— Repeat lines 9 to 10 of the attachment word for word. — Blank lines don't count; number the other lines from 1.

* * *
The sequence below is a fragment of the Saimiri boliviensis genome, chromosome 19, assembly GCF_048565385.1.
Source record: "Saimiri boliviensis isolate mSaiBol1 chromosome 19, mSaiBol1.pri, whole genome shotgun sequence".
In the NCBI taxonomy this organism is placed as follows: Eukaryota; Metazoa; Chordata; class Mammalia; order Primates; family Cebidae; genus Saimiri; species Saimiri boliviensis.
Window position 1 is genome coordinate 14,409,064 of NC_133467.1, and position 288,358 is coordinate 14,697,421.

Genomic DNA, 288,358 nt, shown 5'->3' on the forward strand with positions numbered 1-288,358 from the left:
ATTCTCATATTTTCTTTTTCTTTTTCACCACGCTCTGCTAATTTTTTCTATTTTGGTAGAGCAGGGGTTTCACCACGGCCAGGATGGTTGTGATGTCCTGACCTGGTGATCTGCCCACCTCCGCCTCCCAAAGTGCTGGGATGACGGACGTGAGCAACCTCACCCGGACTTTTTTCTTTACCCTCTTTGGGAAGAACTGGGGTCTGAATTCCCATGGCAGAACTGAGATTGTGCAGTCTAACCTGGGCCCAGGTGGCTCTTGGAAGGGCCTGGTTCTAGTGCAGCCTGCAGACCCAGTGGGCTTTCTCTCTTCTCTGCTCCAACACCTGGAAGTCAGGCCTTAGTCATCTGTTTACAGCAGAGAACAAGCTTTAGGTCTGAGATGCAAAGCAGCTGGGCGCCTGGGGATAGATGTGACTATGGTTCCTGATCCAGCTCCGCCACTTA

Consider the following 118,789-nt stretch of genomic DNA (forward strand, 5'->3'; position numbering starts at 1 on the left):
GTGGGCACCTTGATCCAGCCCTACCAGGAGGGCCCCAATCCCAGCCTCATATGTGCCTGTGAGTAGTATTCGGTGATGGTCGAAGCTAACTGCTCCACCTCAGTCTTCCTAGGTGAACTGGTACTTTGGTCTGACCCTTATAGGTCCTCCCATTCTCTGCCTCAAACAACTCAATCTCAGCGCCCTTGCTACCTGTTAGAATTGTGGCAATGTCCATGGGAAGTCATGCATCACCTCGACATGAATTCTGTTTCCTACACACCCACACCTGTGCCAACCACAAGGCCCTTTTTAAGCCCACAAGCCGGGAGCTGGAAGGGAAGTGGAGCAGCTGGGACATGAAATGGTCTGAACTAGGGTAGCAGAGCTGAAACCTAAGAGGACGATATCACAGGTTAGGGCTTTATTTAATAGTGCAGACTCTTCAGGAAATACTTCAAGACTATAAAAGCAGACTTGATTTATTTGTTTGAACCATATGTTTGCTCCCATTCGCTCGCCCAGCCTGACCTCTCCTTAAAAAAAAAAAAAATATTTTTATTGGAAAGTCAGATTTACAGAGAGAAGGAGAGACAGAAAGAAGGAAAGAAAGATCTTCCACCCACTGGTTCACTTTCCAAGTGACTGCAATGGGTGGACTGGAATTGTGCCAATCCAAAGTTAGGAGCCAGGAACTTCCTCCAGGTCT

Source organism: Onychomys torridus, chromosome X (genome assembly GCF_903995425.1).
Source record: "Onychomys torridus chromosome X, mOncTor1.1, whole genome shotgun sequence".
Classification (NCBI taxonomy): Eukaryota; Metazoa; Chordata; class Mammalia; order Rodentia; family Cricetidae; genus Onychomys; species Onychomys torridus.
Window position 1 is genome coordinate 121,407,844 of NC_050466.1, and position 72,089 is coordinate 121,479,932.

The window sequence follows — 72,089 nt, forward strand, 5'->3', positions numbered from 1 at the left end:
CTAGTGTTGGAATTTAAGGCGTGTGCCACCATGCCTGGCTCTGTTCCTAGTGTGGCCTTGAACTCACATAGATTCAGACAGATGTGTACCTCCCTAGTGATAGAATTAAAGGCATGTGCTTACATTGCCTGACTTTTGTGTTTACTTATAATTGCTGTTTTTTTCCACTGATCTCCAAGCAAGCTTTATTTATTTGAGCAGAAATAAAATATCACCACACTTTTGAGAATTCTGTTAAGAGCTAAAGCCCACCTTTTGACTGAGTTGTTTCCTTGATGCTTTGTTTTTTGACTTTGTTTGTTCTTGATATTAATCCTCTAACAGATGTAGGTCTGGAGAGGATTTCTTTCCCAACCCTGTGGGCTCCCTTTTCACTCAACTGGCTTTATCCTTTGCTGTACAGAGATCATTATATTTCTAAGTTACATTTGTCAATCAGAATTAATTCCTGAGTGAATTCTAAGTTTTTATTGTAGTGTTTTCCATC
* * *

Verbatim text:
Source organism: Onychomys torridus, chromosome X (genome assembly GCF_903995425.1).
Source record: "Onychomys torridus chromosome X, mOncTor1.1, whole genome shotgun sequence".